Mercury is a naturally occurring toxic metal that is known to bioaccumulate in the tissue of fishes. As mercury is primarily obtained from the diet, mercury can be magnified in the tissues of aquatic and marine predators, like lionfish, that feed at higher trophic levels [9, 25, 40]. The accumulation of mercury can not only directly impact fish health  and adversely affect many aspects of reproduction . Mercury also poses a serious exposure risk for humans who consume fish, particularly for young or pregnant individuals [43–45]. Further, most of the mercury present in fish muscle is present as organic methylmercury (MeHg) [46–48], the most highly toxic and bioactive form . MeHg exposure in humans is almost exclusively from the consumption of fish [49, 50]. To limit human exposure to mercury, dietary guidelines for fish consumption have been established (U.S. EPA, Florida DOH) and because rates of mercury bioaccumulation vary as a function of biological, environmental, and temporal factors, recommended levels of consumption often differ across species, sizes and locations.
The goal of this study was to quantify total mercury (THg) in lionfish as a function of capture location, sex, size and tissue type; information that is critical for evaluating the potential risk to consumers of this species in a rapidly developing fishery. Previous studies have provided assessments for mercury risk in lionfish [51–54]; however, none of these studies were conducted in our region of study. Moreover, only one of the aforementioned studies examined mercury in lionfish across the entire range of sizes currently being harvested . This study builds on earlier work by (1) expanding the spatial coverage to include an assessment of mercury in lionfish from unstudied regions, (2) expanding the range of sizes examined (particularly large individuals which have the highest potential for mercury bioaccumulation), and (3) quantifying mercury levels in different lionfish tissues to assess potential impacts on lionfish health and reproduction.
Materials and methods
All lionfish used in this study were handled in strict accordance with a UNF IACUC protocol (IACUC#13–004) and tissues of opportunity waivers approved by the University of North Florida. UNF IACUC defines tissues of opportunity as samples collected: (1) during the course of another project with an approved IACUC protocol from another institution; (2) during normal veterinary care by appropriately permitted facilities; or (3) from free-ranging animals by appropriately permitted facilities. Lionfish removals are encouraged by the State of Florida and sample collection locations did not require any specific permissions. No endangered or protected species were harmed during the course of this study.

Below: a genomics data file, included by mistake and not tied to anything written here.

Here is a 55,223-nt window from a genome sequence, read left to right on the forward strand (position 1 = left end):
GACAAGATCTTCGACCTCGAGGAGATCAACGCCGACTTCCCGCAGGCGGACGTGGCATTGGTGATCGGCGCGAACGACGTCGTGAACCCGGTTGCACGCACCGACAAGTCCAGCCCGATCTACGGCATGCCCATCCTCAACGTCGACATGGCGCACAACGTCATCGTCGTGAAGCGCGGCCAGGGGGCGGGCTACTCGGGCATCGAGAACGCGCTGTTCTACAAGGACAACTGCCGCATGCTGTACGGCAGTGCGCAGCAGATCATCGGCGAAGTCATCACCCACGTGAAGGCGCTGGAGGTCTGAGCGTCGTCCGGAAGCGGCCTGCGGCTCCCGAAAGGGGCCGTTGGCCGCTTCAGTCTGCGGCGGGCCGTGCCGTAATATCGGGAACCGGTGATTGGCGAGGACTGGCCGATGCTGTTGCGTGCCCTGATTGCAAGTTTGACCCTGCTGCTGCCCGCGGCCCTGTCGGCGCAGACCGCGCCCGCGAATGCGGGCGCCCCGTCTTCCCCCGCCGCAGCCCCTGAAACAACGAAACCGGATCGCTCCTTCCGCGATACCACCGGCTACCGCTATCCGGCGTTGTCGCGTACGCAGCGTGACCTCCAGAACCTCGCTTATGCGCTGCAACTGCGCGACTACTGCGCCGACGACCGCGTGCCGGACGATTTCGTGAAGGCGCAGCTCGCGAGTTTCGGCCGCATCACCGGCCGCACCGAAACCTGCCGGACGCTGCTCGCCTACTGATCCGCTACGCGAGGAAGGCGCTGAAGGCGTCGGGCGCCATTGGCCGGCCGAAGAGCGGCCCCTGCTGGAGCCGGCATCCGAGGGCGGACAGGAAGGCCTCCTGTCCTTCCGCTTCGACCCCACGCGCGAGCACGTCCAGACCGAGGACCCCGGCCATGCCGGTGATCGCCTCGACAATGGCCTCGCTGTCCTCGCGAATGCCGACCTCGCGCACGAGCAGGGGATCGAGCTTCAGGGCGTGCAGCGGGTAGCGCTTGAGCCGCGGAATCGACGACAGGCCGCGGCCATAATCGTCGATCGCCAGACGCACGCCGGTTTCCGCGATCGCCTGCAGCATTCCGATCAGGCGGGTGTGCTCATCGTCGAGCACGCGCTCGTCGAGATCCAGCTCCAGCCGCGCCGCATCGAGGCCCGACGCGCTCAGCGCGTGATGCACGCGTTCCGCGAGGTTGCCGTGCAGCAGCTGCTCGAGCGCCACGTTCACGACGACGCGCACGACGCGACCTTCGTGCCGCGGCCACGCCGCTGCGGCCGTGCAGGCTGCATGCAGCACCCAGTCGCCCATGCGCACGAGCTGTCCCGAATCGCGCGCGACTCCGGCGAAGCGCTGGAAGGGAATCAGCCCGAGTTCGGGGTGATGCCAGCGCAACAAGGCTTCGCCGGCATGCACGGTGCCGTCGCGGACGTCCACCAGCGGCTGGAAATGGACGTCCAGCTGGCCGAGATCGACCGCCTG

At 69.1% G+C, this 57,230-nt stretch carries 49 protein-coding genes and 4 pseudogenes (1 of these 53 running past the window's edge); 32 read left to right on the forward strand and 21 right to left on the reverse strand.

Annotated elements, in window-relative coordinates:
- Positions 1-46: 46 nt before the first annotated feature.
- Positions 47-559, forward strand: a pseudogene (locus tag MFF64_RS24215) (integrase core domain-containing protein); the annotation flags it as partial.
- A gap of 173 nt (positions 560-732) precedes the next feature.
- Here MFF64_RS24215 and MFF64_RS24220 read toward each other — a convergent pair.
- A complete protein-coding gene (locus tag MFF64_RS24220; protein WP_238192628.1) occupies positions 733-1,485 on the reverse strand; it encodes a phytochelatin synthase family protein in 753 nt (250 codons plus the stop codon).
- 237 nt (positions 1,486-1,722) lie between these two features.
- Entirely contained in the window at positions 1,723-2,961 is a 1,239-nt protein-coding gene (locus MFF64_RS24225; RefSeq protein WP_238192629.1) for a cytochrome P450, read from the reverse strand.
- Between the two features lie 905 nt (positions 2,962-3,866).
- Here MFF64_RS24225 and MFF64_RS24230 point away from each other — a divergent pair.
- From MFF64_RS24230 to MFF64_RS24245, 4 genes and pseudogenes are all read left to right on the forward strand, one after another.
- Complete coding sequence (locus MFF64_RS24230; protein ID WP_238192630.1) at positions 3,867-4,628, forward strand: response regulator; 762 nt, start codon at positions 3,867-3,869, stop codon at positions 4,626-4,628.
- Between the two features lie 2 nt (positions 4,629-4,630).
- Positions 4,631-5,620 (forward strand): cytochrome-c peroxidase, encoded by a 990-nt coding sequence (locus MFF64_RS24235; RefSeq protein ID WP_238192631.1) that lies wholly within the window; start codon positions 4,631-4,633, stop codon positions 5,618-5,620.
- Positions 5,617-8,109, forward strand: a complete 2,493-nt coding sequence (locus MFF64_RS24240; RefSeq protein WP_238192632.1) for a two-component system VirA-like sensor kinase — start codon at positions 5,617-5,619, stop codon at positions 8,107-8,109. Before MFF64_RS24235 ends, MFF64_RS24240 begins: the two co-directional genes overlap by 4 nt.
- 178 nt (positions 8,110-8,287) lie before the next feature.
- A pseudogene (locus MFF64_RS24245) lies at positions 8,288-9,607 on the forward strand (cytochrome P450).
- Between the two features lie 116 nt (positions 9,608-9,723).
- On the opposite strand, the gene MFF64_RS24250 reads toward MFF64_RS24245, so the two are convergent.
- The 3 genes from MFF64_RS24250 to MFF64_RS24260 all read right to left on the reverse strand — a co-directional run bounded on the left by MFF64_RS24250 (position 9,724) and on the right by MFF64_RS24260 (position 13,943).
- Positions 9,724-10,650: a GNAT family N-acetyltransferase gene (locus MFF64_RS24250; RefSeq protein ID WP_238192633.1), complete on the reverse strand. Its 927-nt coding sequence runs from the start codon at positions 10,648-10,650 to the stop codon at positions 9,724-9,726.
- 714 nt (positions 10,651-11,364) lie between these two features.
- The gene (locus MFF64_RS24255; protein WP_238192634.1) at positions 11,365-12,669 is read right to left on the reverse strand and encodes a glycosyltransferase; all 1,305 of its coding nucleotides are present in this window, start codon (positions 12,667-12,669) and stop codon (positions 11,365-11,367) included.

Lionfish were collected in coordination with four recreational fishing tournaments (also termed derbies): three in northeast Florida (NEF; August 2013, April 2014 and August 2014) and one in southeast Florida (SEF; August 2014; Fig 1). Study regions (Fig 1) are representative, but only approximate, locations of capture since actual coordinates were not provided by tournament fishers. During each derby, teams of recreational divers captured lionfish from local sites and then returned to tournament headquarters where fish were counted, measured and weighed. Lionfish were then separated by location of capture and placed on ice for transport to the laboratory. Lionfish were either dissected fresh or frozen whole and stored in freezers at -20°C until later processing and mercury analysis.
Location of lionfish collection sites from northeast (NEF) and southeast (SEF) Atlantic coasts of Florida. The final figure was modified from a base map created using the USGS National Map Viewer (public domain): http://viewer.nationalmap.gov/viewer/.
Lionfish were processed following standard protocols for mercury analysis to minimize the potential for cross-contamination among samples (U.S. EPA, 2000). Each fish was measured for standard length (SL, mm) and total length (TL, mm), weighed (g), and sexed (Table 1). Sex determination was not possible for many smaller immature individuals  and not available for a limited number of lionfish (n = 5) which sustained extensive damage during capture and field processing. To represent the portion of the fish most often consumed by humans, muscle was collected from the fillet of the left side of each fish, just above the lateral line . For a subset of male (n = 26) and female fish (n = 31), we collected additional samples of liver, adipose and ovarian tissue for analysis. All samples were dried in a 60°C oven for 48 hours (a duration sufficient to achieve constant weight of samples) then homogenized using a mortar and pestle prior to analysis of total mercury concentrations (hereafter THg). The proportion of methylmercury (CH3Hg+) was not quantified; however, THg provides a reasonable approximation for finfish muscle in which greater than 95% of total mercury is methylated [47, 55]. Unfortunately, the relationship between methylmercury and THg in other tissues is more variable [56–58] thus THg may not be a good proxy for methylmercury and the concentrations for other tissues in this study are best considered as maximum possible values.
THg in lionfish tissues were measured using a Direct Mercury Analyzer (DMA-80; Milestone Inc., Shelton, CT, USA); a method recognized by the U.S. EPA (EPA Method 7473). The DMA-80 was calibrated weekly using serial dilutions from a liquid standard (1000 mg/L ± 5 mg/L, Certified Reference Material (CRM), ASSURANCE, SPEX CertiPrep, Inc.).
To facilitate comparisons with previous work and to evaluate mercury levels relative to national  and local  guidelines for consumption, we converted THg in muscle tissue from a dry weight to wet basis using a simple linear regression model fit to a subsample of fish for which sample weights were available both before and after drying. The slope of the line allowed for percent moisture to be calculated and THg dry weight to be converted to a wet weight basis for unknown samples.